Professor Deborah Eisenberg, director of the Center for Dispute Resolution, is teaching conflict resolution this July at the the University of Aberdeen in Scotland as part of the annual Comparative Law Summer Abroad Program, co-sponsored by Maryland Carey Law and the University of Baltimore School of Law (UB Law). The 28 students in the program, who are examining law and conflict resolution through an international lens, come from the sponsoring law schools as well as Pittsburgh Law, Washington University in St. Louis, Western New England Law and the University of Aberdeen.
Annually, the program features two courses, co-taught by faculty from the United States and Scotland. This year, Professor Eisenberg and Aberdeen faculty Derek Auchie are teaching Comparative Conflict Resolution, in which students learn about the range of processes—especially mediation and arbitration—used to resolve legal disputes in the United States, Scotland, England and Wales. Professor Christopher Peters from UB Law is teaching Comparative Constitutionalism, along with Aberdeen faculty Robert Taylor and Mike Radford.
The study-abroad program allows students to learn both academically and culturally. The program coordinates visits to historical sites and opportunities to connect with Scottish legal practice. This year the students will visit a castle, interact with an Aberdeen Sheriff (the equivalent of a trial judge in the U.S.), observe superior and criminal court proceedings in Edinburgh, and tour Scottish Parliament. Many students take advantage of opportunities to explore Scotland and other places throughout Europe on their own.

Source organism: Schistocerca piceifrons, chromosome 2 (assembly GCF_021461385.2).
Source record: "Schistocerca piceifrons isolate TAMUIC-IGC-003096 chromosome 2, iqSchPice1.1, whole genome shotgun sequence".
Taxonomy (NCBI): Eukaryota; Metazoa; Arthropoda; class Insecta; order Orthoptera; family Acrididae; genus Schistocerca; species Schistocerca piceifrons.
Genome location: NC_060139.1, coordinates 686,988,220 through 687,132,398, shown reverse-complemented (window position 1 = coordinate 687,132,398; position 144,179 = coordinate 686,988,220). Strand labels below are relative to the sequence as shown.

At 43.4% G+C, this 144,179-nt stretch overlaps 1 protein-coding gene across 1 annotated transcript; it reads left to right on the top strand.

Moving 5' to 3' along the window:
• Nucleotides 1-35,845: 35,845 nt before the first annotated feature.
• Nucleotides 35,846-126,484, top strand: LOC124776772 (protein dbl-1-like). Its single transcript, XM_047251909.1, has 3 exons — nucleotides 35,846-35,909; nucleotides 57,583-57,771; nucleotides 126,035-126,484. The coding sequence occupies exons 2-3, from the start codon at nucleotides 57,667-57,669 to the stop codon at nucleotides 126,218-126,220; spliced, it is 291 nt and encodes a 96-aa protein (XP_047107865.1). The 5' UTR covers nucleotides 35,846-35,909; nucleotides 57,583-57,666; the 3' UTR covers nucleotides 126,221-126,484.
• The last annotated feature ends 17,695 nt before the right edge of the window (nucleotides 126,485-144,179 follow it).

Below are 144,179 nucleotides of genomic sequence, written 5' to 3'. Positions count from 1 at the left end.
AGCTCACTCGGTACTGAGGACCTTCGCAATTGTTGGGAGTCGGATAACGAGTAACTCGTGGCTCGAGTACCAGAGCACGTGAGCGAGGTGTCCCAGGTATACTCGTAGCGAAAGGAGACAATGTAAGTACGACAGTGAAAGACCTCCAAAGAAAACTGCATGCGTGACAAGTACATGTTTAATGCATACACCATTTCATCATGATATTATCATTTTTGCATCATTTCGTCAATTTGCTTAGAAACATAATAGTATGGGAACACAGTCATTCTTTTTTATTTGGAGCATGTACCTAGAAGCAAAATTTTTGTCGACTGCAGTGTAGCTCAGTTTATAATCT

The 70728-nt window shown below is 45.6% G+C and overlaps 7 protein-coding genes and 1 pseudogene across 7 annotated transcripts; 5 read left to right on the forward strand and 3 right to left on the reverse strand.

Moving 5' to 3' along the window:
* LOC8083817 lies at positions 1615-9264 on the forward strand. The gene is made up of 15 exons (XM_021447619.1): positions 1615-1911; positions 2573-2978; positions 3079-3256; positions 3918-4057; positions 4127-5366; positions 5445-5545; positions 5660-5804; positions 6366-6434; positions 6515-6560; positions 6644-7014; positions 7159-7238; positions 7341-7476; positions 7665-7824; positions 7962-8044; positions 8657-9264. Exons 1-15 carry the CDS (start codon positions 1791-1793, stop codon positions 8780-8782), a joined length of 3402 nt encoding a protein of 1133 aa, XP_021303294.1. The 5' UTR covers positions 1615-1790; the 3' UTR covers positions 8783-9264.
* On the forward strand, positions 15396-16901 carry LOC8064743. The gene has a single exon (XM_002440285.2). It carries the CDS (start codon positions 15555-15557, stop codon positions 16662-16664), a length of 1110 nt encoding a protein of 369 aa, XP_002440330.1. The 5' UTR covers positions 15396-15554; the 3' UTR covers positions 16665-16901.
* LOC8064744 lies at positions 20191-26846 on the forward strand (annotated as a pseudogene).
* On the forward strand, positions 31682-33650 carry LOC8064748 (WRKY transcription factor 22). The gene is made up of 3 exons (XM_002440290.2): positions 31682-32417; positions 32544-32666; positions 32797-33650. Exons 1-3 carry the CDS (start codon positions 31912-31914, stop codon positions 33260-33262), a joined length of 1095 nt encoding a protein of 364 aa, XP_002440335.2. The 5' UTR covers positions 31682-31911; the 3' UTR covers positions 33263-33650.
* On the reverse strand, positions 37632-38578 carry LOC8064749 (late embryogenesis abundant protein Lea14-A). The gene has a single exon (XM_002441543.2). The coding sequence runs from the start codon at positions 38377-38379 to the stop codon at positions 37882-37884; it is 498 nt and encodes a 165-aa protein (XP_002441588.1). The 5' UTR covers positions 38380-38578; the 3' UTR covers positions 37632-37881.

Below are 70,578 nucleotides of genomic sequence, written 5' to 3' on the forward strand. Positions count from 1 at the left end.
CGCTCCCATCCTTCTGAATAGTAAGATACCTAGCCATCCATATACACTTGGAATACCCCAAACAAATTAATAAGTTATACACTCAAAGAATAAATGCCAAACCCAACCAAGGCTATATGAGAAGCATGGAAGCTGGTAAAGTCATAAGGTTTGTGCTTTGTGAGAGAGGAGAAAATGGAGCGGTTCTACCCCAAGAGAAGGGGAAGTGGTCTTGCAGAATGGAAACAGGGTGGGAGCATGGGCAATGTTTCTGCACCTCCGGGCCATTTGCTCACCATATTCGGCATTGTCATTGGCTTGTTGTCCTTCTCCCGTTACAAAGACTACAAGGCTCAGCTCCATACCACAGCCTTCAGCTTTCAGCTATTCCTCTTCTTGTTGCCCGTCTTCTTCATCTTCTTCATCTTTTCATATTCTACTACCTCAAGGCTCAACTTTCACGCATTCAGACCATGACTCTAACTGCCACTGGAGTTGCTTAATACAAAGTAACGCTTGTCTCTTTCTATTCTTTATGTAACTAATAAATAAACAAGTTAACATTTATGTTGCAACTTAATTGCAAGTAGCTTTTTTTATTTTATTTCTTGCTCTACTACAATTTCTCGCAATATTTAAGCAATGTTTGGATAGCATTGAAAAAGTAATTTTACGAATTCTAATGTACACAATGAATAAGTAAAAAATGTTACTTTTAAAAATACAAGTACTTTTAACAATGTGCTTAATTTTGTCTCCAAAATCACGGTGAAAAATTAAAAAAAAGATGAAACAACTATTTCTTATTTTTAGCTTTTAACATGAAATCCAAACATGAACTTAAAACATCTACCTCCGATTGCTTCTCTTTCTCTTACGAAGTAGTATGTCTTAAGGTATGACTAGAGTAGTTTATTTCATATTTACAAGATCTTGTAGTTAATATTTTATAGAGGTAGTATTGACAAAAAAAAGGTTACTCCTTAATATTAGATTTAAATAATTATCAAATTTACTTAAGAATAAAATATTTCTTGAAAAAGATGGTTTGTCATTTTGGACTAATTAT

“I greatly admire the camaraderie of the students,” says rising second-year Gina Ravenell, a Maryland Carey Law student who is participating in the program. “The material sheds a whole new light on the formation and utilization of the respective constitutions. And I would also like to pursue mediation and arbitration further in my law studies.”
The University of Aberdeen has a rich heritage dating from the founding of King’s College in 1495. Aberdeen’s law school is ranked among the top in Scotland and the United Kingdom. The Baltimore-Aberdeen Summer Abroad Program is approved for law school credits by the American Bar Association. The subject matter of the courses varies each year. The program is open to law students who have completed their first year courses and remain in good academic standing.